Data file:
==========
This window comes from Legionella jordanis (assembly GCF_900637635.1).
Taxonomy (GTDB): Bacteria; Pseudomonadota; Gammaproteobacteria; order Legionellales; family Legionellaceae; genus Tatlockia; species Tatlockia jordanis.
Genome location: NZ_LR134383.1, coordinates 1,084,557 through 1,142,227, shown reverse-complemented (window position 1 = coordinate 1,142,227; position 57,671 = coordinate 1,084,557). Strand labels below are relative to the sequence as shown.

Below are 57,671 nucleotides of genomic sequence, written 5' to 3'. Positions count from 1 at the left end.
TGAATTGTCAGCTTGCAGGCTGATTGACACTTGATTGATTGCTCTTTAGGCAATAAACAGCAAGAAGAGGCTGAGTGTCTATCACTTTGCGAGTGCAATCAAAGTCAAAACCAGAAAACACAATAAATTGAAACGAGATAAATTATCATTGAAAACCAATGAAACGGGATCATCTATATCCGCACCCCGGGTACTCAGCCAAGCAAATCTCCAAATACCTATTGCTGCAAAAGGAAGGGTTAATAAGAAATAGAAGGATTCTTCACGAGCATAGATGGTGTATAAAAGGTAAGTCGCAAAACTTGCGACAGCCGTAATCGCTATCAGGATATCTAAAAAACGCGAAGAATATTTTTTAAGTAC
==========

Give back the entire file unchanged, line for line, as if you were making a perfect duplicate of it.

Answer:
This window comes from Legionella jordanis (assembly GCF_900637635.1).
Taxonomy (GTDB): Bacteria; Pseudomonadota; Gammaproteobacteria; order Legionellales; family Legionellaceae; genus Tatlockia; species Tatlockia jordanis.
Genome location: NZ_LR134383.1, coordinates 1,084,557 through 1,142,227, shown reverse-complemented (window position 1 = coordinate 1,142,227; position 57,671 = coordinate 1,084,557). Strand labels below are relative to the sequence as shown.

Below are 57,671 nucleotides of genomic sequence, written 5' to 3'. Positions count from 1 at the left end.
TGAATTGTCAGCTTGCAGGCTGATTGACACTTGATTGATTGCTCTTTAGGCAATAAACAGCAAGAAGAGGCTGAGTGTCTATCACTTTGCGAGTGCAATCAAAGTCAAAACCAGAAAACACAATAAATTGAAACGAGATAAATTATCATTGAAAACCAATGAAACGGGATCATCTATATCCGCACCCCGGGTACTCAGCCAAGCAAATCTCCAAATACCTATTGCTGCAAAAGGAAGGGTTAATAAGAAATAGAAGGATTCTTCACGAGCATAGATGGTGTATAAAAGGTAAGTCGCAAAACTTGCGACAGCCGTAATCGCTATCAGGATATCTAAAAAACGCGAAGAATATTTTTTAAGTAC